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THE STOREKEEPER/Oíz's Haschemeyer Splash Four days before the UN Security Council resolution will turn Desert Shield into Desert Storm, the team waits for the scouts on the south side of a dust-covered washout deep in the Iraqi desert. Their operation is illegal but necessary. Hays, the storekeeper, a thin man with pinched, worried shoulders, slumps against a rock. It is hot, 102°. Across from him, the shade reaches out, but because the team's pale desert camouflage best matches the bright, sun-bleached rocks, he must sit in the sun. The radioman tells him the temperature, humidity, wind speed and direction, as he does every hour, whether Hays needs the information or not. Humidity can slow a bullet down, but today the humidity is negligible. The wind speed is seven knots—light for the desert. The rifle lies across his thighs. A beige cloth sticks out of the muzzle as protection against the sand and dust. Sand fleas move through the hairs on his wrists and under the collar of his shirt. He reaches into his pack for more insect repellent, dabs some on his neck. The lens hoods on the scope are down, and Hays closes his eyelids, too. Sweat runs down his forehead and stings his eyes. The scouts return. They've located an Iraqi observation post a little over a kilometer away. The guys say, "He's just up there smoking cigarettes . They left this guy on a perch." The CO looks around. "What's he have up there?" "A radio and machine gun." The CO tightens his lips. "Hays," he says. "Splash the target." Hays opens his eyes. For the first time, he is ordered to kill a man. Accuracy Igot myfirst rifle when I was ten. It was a .22—a giftfrom my dad. He was the kind of man who could just look at a gun and tell what's wrong. He'd glance over, say, Son, the bolt's not locked down. And I'd think it was, but when I checked, sure enough, it wasn't all the way locked down. Or he'd say, The shot's right low—you're pulling. Myfather was in charge ofauto parts distribution in Arkansas, Oklahoma, Kansas, and Missouri, and he was often gone. I knew when he was home he The Missouri Review · 75 didn't want to waste a lot oftime teaching me how to shoot. He wanted to get out in the woods. So I practiced. One thing I did was take a toothpick and tape it to a garbage can. I'd start walking backward until I couldn't see the toothpick anymore. Then I'd take one stepforward and shoot it. We hunted all over the wild country near our home in Sebastian County, Arkansas. My dad always seemed to know where the birds and squirrels were, though in truth he didn't care much for squirrel hunting. He didn't find it challenging. He preferred quail hunting. I thought squirrel hunting was sporting because the squirrels could hide in the trees. One day my dad showed me that deer hunting wasn't so sporting. We were out bird hunting. I remember some snow remained on the ground, just in patches. He held up his hand and motionedfor me to turn around. And I did, and there was a six-point buck aboutfifty yards away. I stood therefor a second . The deer stood there looking at us. Then it ran offinto the brush. I said, "Wow, that's pretty." He said, "See why I don't hunt deer?" I didn't, so I said, "No." "Could you have hit that deer?" "Sure, Dad. It's as big as a barn." He said, "I rest my case. " And that's the last we said about it. 1,219 Meters The bolt-action single-shot .50-caliber M-88 that Hays carries was designed in 1988 by Wes Harris, then master gunsmith at G. McMillan and Company of Phoenix, Arizona, to meet specific U.S. Navy requirements . It was titled "a special-application sniper rifle." The weapon has an effective range of 2,000 meters (1.2 miles...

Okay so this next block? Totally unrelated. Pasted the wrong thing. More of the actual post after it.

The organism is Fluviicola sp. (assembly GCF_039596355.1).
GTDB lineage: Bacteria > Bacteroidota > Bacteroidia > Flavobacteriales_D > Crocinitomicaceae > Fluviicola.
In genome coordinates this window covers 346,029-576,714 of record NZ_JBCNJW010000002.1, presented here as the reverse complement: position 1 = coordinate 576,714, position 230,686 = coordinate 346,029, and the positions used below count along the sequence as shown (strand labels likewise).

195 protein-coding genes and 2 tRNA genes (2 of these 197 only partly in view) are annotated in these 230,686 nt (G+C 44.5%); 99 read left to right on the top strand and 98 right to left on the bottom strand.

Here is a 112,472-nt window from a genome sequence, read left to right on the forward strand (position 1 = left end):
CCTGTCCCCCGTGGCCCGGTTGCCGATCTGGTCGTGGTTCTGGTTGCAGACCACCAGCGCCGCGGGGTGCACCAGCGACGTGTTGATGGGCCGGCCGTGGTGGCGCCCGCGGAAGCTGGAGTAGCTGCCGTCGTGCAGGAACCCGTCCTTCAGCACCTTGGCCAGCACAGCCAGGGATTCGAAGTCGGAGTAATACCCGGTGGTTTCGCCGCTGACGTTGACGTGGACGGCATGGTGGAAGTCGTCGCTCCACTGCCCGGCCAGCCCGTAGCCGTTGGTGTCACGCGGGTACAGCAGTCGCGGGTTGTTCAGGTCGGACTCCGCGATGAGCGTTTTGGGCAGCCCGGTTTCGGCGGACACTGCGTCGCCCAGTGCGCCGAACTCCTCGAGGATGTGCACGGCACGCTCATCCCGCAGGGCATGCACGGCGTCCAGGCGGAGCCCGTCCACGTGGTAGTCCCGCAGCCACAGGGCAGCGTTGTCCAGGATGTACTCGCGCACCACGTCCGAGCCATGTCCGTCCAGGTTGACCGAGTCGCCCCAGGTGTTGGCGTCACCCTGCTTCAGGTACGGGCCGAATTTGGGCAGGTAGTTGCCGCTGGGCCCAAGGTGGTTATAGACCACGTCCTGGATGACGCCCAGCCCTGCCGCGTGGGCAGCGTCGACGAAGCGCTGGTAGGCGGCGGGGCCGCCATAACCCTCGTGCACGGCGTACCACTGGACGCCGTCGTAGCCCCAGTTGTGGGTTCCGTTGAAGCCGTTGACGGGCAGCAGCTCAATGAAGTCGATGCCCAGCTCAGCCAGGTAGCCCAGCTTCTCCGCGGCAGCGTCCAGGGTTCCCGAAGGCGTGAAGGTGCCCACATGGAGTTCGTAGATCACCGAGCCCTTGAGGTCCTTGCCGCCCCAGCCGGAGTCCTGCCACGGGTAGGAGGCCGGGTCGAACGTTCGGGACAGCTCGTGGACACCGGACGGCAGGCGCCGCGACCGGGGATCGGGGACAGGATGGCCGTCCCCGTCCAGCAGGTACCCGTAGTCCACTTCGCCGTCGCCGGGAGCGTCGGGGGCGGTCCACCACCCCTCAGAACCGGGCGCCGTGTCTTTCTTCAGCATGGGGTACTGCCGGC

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Additional Information

ISSN
1548-9930
Print ISSN
0191-1961
Pages
pp. 75-90
Launched on MUSE
2011-10-05
Open Access
No
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